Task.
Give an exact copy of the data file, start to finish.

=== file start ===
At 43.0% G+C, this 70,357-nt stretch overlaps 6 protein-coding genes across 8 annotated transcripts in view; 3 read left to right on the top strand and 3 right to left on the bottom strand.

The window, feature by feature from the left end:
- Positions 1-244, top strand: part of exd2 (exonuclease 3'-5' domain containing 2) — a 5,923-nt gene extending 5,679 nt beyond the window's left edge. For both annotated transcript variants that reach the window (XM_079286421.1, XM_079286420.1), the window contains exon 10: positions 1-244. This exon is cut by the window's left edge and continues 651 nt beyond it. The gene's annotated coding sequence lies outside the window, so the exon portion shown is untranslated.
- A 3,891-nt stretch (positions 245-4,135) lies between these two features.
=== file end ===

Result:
At 43.0% G+C, this 70,357-nt stretch overlaps 6 protein-coding genes across 8 annotated transcripts in view; 3 read left to right on the top strand and 3 right to left on the bottom strand.

The window, feature by feature from the left end:
- Positions 1-244, top strand: part of exd2 (exonuclease 3'-5' domain containing 2) — a 5,923-nt gene extending 5,679 nt beyond the window's left edge. For both annotated transcript variants that reach the window (XM_079286421.1, XM_079286420.1), the window contains exon 10: positions 1-244. This exon is cut by the window's left edge and continues 651 nt beyond it. The gene's annotated coding sequence lies outside the window, so the exon portion shown is untranslated.
- A 3,891-nt stretch (positions 245-4,135) lies between these two features.